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Face of Fear

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Face of Fear



Blake Pierce

Blake Pierce is the USA Today bestselling author of the RILEY PAGE mystery series, which includes seventeen books. Blake Pierce is also the author of the MACKENZIE WHITE mystery series, comprising thirteen books (and counting); of the AVERY BLACK mystery series, comprising six books; of the KERI LOCKE mystery series, comprising five books; of the MAKING OF RILEY PAIGE mystery series, comprising six books; of the KATE WISE mystery series, comprising seven books; of the CHLOE FINE psychological suspense mystery, comprising six books; of the JESSE HUNT psychological suspense thriller series, comprising seven books (and counting); of the AU PAIR psychological suspense thriller series, comprising two books (and counting); of the ZOE PRIME mystery series, comprising three books (and counting); and of the new ADELE SHARP mystery series.

An avid reader and lifelong fan of the mystery and thriller genres, Blake loves to hear from you, so please feel free to visit to learn more and stay in touch.

Copyright © 2020 by Blake Pierce. All rights reserved. Except as permitted under the U.S. Copyright Act of 1976, no part of this publication may be reproduced, distributed or transmitted in any form or by any means, or stored in a database or retrieval system, without the prior permission of the author. This ebook is licensed for your personal enjoyment only. This ebook may not be re-sold or given away to other people. If you would like to share this book with another person, please purchase an additional copy for each recipient. If you’re reading this book and did not purchase it, or it was not purchased for your use only, then please return it and purchase your own copy. Thank you for respecting the hard work of this author. This is a work of fiction. Names, characters, businesses, organizations, places, events, and incidents either are the product of the author’s imagination or are used fictionally. Any resemblance to actual persons, living or dead, is entirely coincidental. Jacket image Copyright used under license from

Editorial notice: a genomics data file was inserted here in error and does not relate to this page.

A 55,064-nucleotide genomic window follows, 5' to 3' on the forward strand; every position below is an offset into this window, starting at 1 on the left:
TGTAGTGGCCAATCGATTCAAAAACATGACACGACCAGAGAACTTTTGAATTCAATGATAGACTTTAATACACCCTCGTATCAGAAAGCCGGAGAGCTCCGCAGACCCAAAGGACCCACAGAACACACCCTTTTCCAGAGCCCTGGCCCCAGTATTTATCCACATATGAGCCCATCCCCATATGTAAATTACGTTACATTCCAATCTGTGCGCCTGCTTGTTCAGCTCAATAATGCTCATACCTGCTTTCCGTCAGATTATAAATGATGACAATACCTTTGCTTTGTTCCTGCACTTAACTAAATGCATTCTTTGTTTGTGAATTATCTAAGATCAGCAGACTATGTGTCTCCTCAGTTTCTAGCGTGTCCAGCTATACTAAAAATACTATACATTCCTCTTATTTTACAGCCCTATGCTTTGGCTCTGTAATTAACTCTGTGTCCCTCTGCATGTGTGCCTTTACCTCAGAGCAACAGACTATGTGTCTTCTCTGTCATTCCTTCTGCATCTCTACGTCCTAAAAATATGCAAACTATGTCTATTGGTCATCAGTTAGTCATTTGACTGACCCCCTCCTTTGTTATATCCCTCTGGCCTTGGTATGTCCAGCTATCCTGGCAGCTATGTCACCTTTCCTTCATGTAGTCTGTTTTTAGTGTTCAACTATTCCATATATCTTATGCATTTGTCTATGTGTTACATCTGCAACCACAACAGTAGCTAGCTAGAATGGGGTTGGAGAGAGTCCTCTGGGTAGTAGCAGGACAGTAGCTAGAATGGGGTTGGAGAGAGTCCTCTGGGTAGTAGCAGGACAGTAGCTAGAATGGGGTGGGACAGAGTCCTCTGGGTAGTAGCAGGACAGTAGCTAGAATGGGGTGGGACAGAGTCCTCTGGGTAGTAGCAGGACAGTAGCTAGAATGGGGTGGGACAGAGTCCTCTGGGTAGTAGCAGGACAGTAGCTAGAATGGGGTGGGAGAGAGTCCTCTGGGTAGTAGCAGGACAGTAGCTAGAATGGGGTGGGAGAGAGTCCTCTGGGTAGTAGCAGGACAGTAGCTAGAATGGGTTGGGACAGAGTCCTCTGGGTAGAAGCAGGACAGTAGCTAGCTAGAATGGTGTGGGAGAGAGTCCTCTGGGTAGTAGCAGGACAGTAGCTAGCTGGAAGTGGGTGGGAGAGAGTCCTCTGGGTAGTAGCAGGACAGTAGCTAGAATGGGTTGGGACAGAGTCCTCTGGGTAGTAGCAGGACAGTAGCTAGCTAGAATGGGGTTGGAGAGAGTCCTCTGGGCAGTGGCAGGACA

LEFT TO DIE (Book #1)

LEFT TO RUN (Book #2)

LEFT TO HIDE (Book #3)








FACE OF FEAR (Book #3)











NEXT DOOR (Book #1)


CUL DE SAC (Book #3)





IF SHE KNEW (Book #1)

IF SHE SAW (Book #2)

IF SHE RAN (Book #3)

IF SHE HID (Book #4)

IF SHE FLED (Book #5)


IF SHE HEARD (Book #7)


WATCHING (Book #1)

WAITING (Book #2)

LURING (Book #3)

TAKING (Book #4)

STALKING (Book #5)

KILLING (Book #6)


ONCE GONE (Book #1)

ONCE TAKEN (Book #2)


ONCE LURED (Book #4)


ONCE PINED (Book #6)


ONCE COLD (Book #8)


ONCE LOST (Book #10)

ONCE BURIED (Book #11)

ONCE BOUND (Book #12)




ONCE MISSED (Book #16)

ONCE CHOSEN (Book #17)


















CAUSE TO RUN (Book #2)












Callie shoved her hands deeper into her pockets, hooking her elbow in such a way that it pressed the handbag over her shoulder further against her side. It was the kind of precaution that she always took when visiting Javier, a friend of hers with a serious talent for art.

They’d met at college, and while Callie had already been forced into an office job, Javier was at least taking a shot at his dreams. Of course, living as an artist with student debt meant he didn’t live in the best of neighborhoods. There were times when Callie, being an attractive young woman, didn’t feel safe here.

But that, she reminded herself as the backs of her fingers brushed against the cool exterior of the canister, was why she always carried pepper spray in her pocket.